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Community and Q&A

Comfort and cost concerns – 1 1/2 inch vs 3 inch exterior Comfortboard

Eric M | Posted in Energy Efficiency and Durability on


I am planning the wall system for a future home build in Calgary (climate zone 7A). My planned wall system is as follows (inside to out):
5/8″ gypsum drywall
Intello plus smart vapour barrier
2×6 studs @ 16″o/c (note: cant go to 24″ due to tall wall height)
Either R-22 or R-14 comfortbatt mineral wool between studs
5/8″ plywood
Solitex Mento 1000 WRB
Either 1.5″ orĀ  3″ comfortboard mineral wool panels
2×4 battens
Either hardiplank siding, or cement board with thin brick veneer.

I would like to use the thicker exterior 3″ mineral wool comfortboard, but that would add a fair bit of cost (extra $1.35/sq. ft for comfortboard and extra ~$1.00/sq. ft for longer fasteners).

My questions are:
1. Would I notice any big difference in comfort worth the price of going from 1.5″ to 3″ exterior wool? (I would be going from an effective total wall R value of about 26 to 32)
2. Do I run the risk of condensation on inside face of ply with only 1.5″ of exterior insulation? My thought is that with the wool being permeable, its not the same risk as with using thin exterior rigid foam. Is this correct, or no? I also plan to use the smart vapour barrier to help let out any tapped moisture, but is this enough to keep the wall dry?
3. If I did upgrade to the 3″ exterior wool, would it be advisable to downsize to an R-14 batt between studs to warm up the inside face of the wall sheathing to avoid condensation issues (as asked about in Q2)?

The home will use an HRV, and will have AC for the short but sometimes hot summers we get. I want to get the best bang for my buck for a comfortable home, and would like to avoid foam products where possible. I am also working with limited space for wall thickness, as the house will be on a skinny lot where every inch of wall thickness counts.


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  1. Jon R | | #1

    Using Table 2B, R6.3 of exterior insulation is enough for R18 of cavity insulation. Factor in the favorable exterior to interior perm ratio (enough for no exterior insulation with Intello/plywood if you interpolate) and it will be fine with a bit more cavity R - don't deliberately reduce it, with 1.5" or 3".

    I wouldn't expect any noticeable difference in comfort with an extra R6.3 - spend the money on better windows. Always air seal well and blower door test. Interior (Intello) and exterior (taped plywood) is better than either alone.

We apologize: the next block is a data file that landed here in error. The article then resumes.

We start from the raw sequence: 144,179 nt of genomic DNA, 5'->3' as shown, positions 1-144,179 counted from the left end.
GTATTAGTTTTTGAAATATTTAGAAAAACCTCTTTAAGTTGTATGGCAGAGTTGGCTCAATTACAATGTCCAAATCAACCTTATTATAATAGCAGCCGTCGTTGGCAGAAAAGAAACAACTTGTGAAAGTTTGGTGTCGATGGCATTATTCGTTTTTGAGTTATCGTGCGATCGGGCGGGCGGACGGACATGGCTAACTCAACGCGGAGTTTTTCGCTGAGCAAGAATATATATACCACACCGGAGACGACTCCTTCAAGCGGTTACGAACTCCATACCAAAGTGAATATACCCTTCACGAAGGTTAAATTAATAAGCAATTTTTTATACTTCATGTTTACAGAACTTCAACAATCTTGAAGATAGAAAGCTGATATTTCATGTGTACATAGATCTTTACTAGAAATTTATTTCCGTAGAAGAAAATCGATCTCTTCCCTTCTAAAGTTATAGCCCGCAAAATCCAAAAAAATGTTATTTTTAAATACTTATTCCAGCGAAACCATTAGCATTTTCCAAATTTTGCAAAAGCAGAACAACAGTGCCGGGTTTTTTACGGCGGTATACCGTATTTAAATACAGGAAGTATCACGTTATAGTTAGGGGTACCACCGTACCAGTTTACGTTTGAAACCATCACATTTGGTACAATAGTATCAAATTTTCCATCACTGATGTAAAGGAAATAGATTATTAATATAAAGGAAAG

No idea about your code requirements.

  2. Jason S. | | #2

    1. No. The effect on comfort would be negligible and would have more to do with your HVAC systems, floor assembly and window selection.
    2. Some risk, yes, but only if the Intello isn't installed airtight enough. See Jon's note on blower door testing.
    3. Yes. If you upgrade to 3" of the exterior mineral wool and hold the cavity insulation to R15 or less you could omit the Intello and make the airtight plywood sheathing be your air and vapor control. This should get you better condensation control, more continuity to your insulation and better air barrier location at the plywood.

    You'll have to crunch numbers to determine 'bang for buck'. Window details will certainly be fussier with 3" comfortboard.


  3. Jon R | | #3

    If you use 3" and no Intello, you can meet the 2B guideline with a Class III and R15 or exceed it significantly with a Class II and R23. I'd pick the latter - with the variable perms of Class II vapor barrier paint, I don't think the difference in inward drying is worth the increased risk and R value loss. I'd also consider using cellulose (better performance in most ways) or faced fiberglass (lower cost).

  4. Eric M | | #4

    Thanks you two.

    Looks like I'm on the right track thinking the 1.5" mineral wool panels are alright given my selection of plywood and intello. Definitely the more cost friendly choice.

    And yes I actually plan to seal all plywood joints using prosoco joint and seam filler before I stalling the WRB, and of course will do a blower door test.

    Code is my area is exceeded with this setup. Inspectors in my area always want a vapour barrier (even when it's a bad idea lol), so I figure it makes my life alot easier if they just see the intello, regardless of if I have thick enough exterior wool insulation to eliminate it or not.


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